Information about Fall armyworm (FAW) and its management in grain crops has been consolidated into a reference document for use by Australian consultants and other industry professionals.
Produced with investment from the GRDC, the Fall Armyworm Continuity Plan was compiled by sustainable agriculture research organisation cesar, PlantHealth Australia, the Centre for Agriculture and Bioscience International, and the Queensland Department of Primary Industries.
FAW (Spodoptera frugiperda) is a highly migratory, invasive pest that was first reported in Australia in February 2020 and quickly established across parts of northern Australia’s tropical and sub-tropical regions, including northern Queensland, the Northern Territory, and northern parts of Western Australia.
More recently, the pest was first detected in New South Wales in late September 2020, north of Moree. Subsequent detections were made east of Narrabri and west of Wee Waa in October 2020.
Australian biosecurity organisations have determined it is unfeasible to eradicate.
Olivia Reynolds, cesar research lead, says the national Fall Armyworm Continuity Plan would be an important resource to aid industry in dealing with this exotic pest at this early incursion stage.
“It is intended as a reference document for professionals, specialists and consultants in preparing more localised and industry-specific communication and extension material,” Dr Reynolds says.
“This plan compiles information from international literature and expertise and provides a solid background of knowledge on the pest, which will support the development of effective management strategies, plans and information sharing networks.”
Areas addressed include FAW biology and behaviour; spread, impact and seasonal dynamics; identification and scouting; management considerations; resistance management; and FAW extension.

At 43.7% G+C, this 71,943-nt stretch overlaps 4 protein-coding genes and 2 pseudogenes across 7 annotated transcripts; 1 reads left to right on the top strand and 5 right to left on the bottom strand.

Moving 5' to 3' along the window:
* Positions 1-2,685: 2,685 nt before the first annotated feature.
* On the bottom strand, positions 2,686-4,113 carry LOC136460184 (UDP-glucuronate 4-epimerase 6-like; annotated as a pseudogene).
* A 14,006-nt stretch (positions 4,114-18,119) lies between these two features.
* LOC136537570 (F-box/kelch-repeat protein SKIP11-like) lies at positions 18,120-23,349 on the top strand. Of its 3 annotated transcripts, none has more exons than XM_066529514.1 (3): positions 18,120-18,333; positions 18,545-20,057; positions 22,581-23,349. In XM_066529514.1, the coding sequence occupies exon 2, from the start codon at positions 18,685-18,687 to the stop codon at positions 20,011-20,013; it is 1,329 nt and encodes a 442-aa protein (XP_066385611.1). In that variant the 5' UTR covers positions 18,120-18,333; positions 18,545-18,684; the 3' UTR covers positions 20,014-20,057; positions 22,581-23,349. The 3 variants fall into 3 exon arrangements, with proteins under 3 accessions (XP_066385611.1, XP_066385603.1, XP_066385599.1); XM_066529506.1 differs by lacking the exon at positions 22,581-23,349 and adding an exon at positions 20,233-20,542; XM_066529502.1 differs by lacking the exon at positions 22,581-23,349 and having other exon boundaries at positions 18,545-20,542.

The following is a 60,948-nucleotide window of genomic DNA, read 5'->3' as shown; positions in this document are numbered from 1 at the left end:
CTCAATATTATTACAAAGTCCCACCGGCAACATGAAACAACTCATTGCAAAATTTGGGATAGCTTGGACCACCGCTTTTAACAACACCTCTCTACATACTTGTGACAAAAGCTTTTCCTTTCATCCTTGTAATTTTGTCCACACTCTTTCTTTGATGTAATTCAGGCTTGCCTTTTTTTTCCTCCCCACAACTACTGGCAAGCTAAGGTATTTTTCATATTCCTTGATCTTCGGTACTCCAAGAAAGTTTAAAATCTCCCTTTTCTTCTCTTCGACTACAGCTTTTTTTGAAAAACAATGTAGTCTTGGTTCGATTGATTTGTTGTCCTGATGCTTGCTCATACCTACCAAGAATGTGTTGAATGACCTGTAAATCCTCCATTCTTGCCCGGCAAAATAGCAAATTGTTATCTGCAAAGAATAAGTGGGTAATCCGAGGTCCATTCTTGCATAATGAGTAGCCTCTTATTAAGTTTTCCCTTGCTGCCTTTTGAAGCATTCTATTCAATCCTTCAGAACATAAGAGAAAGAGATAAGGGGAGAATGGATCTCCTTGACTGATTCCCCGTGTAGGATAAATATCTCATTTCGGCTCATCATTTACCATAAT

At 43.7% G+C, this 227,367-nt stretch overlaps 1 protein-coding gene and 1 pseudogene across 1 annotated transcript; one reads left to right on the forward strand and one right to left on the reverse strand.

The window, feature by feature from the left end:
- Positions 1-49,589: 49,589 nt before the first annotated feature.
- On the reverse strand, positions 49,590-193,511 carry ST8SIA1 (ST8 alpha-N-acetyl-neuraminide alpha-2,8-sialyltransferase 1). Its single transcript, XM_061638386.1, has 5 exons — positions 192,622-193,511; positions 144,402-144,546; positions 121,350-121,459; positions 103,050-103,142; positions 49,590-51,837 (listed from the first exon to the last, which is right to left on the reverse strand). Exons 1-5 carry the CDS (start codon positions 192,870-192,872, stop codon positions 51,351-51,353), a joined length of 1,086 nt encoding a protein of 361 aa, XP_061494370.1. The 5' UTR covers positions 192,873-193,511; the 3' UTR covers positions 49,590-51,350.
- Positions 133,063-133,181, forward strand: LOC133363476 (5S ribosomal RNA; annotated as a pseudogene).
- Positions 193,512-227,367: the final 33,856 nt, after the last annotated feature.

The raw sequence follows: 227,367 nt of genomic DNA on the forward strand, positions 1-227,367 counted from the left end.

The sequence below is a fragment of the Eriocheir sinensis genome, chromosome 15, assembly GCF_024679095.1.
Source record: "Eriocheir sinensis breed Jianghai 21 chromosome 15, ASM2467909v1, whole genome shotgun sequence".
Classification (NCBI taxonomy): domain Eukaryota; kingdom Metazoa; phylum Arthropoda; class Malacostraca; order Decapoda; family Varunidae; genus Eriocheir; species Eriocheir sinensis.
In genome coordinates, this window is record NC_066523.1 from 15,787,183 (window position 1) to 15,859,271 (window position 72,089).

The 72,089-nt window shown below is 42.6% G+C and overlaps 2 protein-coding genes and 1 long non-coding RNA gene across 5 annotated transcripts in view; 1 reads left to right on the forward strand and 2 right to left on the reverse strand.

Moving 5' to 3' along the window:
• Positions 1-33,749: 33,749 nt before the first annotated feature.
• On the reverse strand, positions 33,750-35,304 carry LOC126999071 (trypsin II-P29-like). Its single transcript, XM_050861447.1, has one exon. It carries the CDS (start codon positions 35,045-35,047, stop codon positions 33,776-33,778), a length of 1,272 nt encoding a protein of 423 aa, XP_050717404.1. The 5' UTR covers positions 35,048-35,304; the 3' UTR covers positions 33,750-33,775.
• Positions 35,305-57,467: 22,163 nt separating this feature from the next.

The plan includes a ‘Quick Guide’ synthesising essential baseline information on the biology and behaviour of FAW, together with symptoms of plant injury and management strategies.
Dr Reynolds says the Quick Guide outlined how FAW could travel long distances into more temperate or arid regions that were unfavourable for permanent populations.
“FAW may travel to these southerly regions when seasonal conditions permit, and it might produce several generations (and can therefore still cause damage) but is unlikely to be able to maintain year-round populations in more southerly regions,” she says.
Dr Reynolds says FAW completed its lifecycle in about 30 days at optimal temperatures and would be able to complete multiple generations each year in Australia’s subtropical and tropical climatic regions.
“Plants within the grass family (Poaceae) including maize, sweetcorn, sorghum and C4 pastures are favoured hosts of FAW,” she says.
“The rate of FAW population growth will increase during warmer months and decrease during colder months, and migrations into southern regions are predicted to generally commence from spring.”
Other key points include:
- Maize, sorghum and other crops can tolerate some level of damage to leaves without yield impacts.
- It is difficult to distinguish the eggs and early instar larvae of FAW from other Spodoptera species found on grains crops. Older FAW larvae have distinct markings that enable them to be more readily distinguished from other similar pests.
- Monitoring for FAW eggs and larvae should involve visual inspection of the crop or host plant.
- In maize/sweet corn, young leaf tissue is more suitable for larvae growth and survival than mature leaves. In mature maize plants, larvae tend to settle and feed in the ear zone.
- Early planting of maize, where feasible, may reduce later season FAW damage in this crop.
- Fortunately, many of the products registered for Helicoverpa control will also be effective against FAW, and incidental control will occur at certain stages of crop development.
- Getting the crop off to a good start with sound agronomy and crop nutrition will ensure plants are more resilient.
- Managing volunteers in fallows, and other green bridge sources, will reduce pressure, thereby reducing local populations of FAW.
- Avoiding sequential plantings of preferred crops such as maize and sorghum, will help reduce local populations of FAW.
The development of the Fall Armyworm Continuity Plan is part of a GRDC-invested project, led by cesar, investigating FAW biology, spread and establishment potential, as well as options for improving industry capability to manage the pest.
GRDC is also collaborating with other plant-based research and development corporations, the Department of Agriculture, Water and Environment, the Queensland Government Department of Agriculture and Fisheries, and Plant Health Australia to ensure an effective response to FAW through targeted investments.
Growers are encouraged to monitor crops to identify signs of infestation early. If you suspect FAW, report immediately to the Exotic Plant Pest Hotline on 1800 084 881.
More information: about FAW is available on the GRDC fall armyworm portal; Dr Olivia Reynolds, cesar Research Lead firstname.lastname@example.org; Dr Jeevan Khurana, GRDC Manager Biosecurity, Jeevan.email@example.com